In addition to its proximity to the Disney World parks, there are plenty of other recreational opportunities at the campground. Horseback rides and Segway tours are a great way to get outside and I’ve frequently seen deer along the trails or you can rent boats at the marina. For a more stationary activity, you can try your hand at archery. You can also just relax by one of its pools. In the evening, check out the campfire singalong and nightly Disney movie complete with a visit from Chip and Dale. If you’re hungry, you can attend the Hoop Dee Doo Review dinner show, or just hit one of the restaurants or snack bars located at the campground. Christmas and Halloween are extra special times to visit as guests decorate the campsites with over-the-top decorations for the respective seasons.
Recommended By Kris from Nomad by Trade
Best Places to Go Camping Near Me
You will be surprised at how many hidden gems you can find right in your own backyard. Since starting our camping adventures we have visited several campgrounds in New York State (our home state). While each is different and has its pros and cons we have been delighted with almost all the campgrounds that we have visited. So here are some spots that we have gone here in New York.
Campgrounds in New York State
Wildwood State Park
Located in Long Island and a short distance away from wineries, farms and all that the North Fork has to offer, Wild Wood State Park is the perfect camping spot right outside of New York City.
Lake Taghkanic State Park
Also located just two hours outside of New York Lake Taghkanic State Park is a great weekend getaway for those looking to escape the city. This campground has both tent sites as well as cabins. What is great about this campground is the access to the lake where in the summer you can go swimming, boating, and kayaking.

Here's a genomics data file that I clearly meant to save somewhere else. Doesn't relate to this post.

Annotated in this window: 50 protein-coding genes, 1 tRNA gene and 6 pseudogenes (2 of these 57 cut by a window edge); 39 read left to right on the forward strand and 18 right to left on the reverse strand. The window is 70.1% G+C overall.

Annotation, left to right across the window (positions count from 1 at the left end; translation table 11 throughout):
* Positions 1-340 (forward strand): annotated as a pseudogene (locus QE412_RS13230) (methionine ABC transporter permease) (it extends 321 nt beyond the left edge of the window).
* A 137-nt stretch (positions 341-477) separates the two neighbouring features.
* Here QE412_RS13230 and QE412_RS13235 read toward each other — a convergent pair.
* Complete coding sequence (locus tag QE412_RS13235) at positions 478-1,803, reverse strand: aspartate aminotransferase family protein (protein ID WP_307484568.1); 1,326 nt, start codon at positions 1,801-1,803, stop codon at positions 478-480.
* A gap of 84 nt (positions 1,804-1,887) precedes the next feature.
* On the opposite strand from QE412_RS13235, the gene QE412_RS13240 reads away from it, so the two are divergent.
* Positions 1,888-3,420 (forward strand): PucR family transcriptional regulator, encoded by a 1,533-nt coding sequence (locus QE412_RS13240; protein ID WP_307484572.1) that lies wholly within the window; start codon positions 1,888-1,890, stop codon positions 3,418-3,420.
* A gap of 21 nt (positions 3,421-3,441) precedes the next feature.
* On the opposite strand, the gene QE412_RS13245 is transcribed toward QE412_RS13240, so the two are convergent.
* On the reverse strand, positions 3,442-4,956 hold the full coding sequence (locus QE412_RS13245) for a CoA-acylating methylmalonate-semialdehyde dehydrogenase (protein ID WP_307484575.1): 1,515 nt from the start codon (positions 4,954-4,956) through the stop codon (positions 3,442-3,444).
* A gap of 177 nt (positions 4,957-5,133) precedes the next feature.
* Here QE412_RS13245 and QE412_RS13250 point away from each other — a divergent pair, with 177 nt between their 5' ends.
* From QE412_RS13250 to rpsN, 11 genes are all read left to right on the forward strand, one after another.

Mills-Norrie State Park
If you’re looking to spend a weekend in the Hudson Valley, then check out Mills-Norrie State Park. This is the perfect spot for those that love to start their day with hiking and end with a sip of wine or a tasting at one of the breweries or distilleries nearby.
Sampson State Park
If you’re headed to the finger lakes then opt for a rustic cabin at Sampson State Park. Located on Seneca Lake, this campground offers plenty of sites with views of the lake. And who wouldn’t to wake up to a beautiful view of Seneca Lake? What’s even better. With wineries a short distance away and fresh food markets close by you can stock up for an amazingly yummy dinner paired with some of the best wines in New York State.
Looking for more inspo in the US. Check out our list of cheapest places to the travel in the US.
Let’s go camping in the US
Are you ready to go camping? Do you feel inspired? Next time you are looking for a fun adventure then consider checking out one of these camping spots right here in the United States.